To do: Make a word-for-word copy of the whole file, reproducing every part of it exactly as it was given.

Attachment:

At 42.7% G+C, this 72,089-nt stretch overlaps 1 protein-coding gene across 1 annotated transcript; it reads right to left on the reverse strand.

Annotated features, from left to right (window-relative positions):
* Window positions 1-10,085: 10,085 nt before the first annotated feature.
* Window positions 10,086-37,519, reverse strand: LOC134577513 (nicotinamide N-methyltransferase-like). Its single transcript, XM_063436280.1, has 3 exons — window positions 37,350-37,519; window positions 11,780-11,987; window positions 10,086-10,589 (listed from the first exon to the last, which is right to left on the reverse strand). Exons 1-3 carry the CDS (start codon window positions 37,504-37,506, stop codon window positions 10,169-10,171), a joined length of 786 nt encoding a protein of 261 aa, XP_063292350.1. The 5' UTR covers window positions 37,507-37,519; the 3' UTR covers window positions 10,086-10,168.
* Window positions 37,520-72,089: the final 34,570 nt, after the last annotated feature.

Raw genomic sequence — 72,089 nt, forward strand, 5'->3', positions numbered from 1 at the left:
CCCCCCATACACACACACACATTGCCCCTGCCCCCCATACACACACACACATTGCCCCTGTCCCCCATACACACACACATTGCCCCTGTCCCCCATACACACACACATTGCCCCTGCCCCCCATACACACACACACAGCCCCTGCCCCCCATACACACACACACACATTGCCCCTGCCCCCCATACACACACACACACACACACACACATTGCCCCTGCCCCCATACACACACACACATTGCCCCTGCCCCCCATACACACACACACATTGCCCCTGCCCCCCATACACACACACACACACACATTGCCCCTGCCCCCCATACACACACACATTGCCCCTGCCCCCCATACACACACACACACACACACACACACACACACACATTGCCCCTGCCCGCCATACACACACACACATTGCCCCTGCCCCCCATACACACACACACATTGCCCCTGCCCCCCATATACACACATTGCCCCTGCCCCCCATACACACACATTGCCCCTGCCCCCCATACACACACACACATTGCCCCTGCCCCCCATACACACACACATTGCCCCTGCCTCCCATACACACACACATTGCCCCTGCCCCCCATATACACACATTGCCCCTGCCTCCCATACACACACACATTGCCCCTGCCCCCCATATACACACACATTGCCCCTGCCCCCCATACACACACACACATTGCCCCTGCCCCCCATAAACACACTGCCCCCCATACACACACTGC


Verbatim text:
At 42.7% G+C, this 72,089-nt stretch overlaps 1 protein-coding gene across 1 annotated transcript; it reads right to left on the reverse strand.

Annotated features, from left to right (window-relative positions):
* Window positions 1-10,085: 10,085 nt before the first annotated feature.
* Window positions 10,086-37,519, reverse strand: LOC134577513 (nicotinamide N-methyltransferase-like). Its single transcript, XM_063436280.1, has 3 exons — window positions 37,350-37,519; window positions 11,780-11,987; window positions 10,086-10,589 (listed from the first exon to the last, which is right to left on the reverse strand). Exons 1-3 carry the CDS (start codon window positions 37,504-37,506, stop codon window positions 10,169-10,171), a joined length of 786 nt encoding a protein of 261 aa, XP_063292350.1. The 5' UTR covers window positions 37,507-37,519; the 3' UTR covers window positions 10,086-10,168.
* Window positions 37,520-72,089: the final 34,570 nt, after the last annotated feature.

Raw genomic sequence — 72,089 nt, forward strand, 5'->3', positions numbered from 1 at the left:
CCCCCCATACACACACACACATTGCCCCTGCCCCCCATACACACACACACATTGCCCCTGTCCCCCATACACACACACATTGCCCCTGTCCCCCATACACACACACATTGCCCCTGCCCCCCATACACACACACACAGCCCCTGCCCCCCATACACACACACACACATTGCCCCTGCCCCCCATACACACACACACACACACACACACATTGCCCCTGCCCCCATACACACACACACATTGCCCCTGCCCCCCATACACACACACACATTGCCCCTGCCCCCCATACACACACACACACACACATTGCCCCTGCCCCCCATACACACACACATTGCCCCTGCCCCCCATACACACACACACACACACACACACACACACACACATTGCCCCTGCCCGCCATACACACACACACATTGCCCCTGCCCCCCATACACACACACACATTGCCCCTGCCCCCCATATACACACATTGCCCCTGCCCCCCATACACACACATTGCCCCTGCCCCCCATACACACACACACATTGCCCCTGCCCCCCATACACACACACATTGCCCCTGCCTCCCATACACACACACATTGCCCCTGCCCCCCATATACACACATTGCCCCTGCCTCCCATACACACACACATTGCCCCTGCCCCCCATATACACACACATTGCCCCTGCCCCCCATACACACACACACATTGCCCCTGCCCCCCATAAACACACTGCCCCCCATACACACACTGC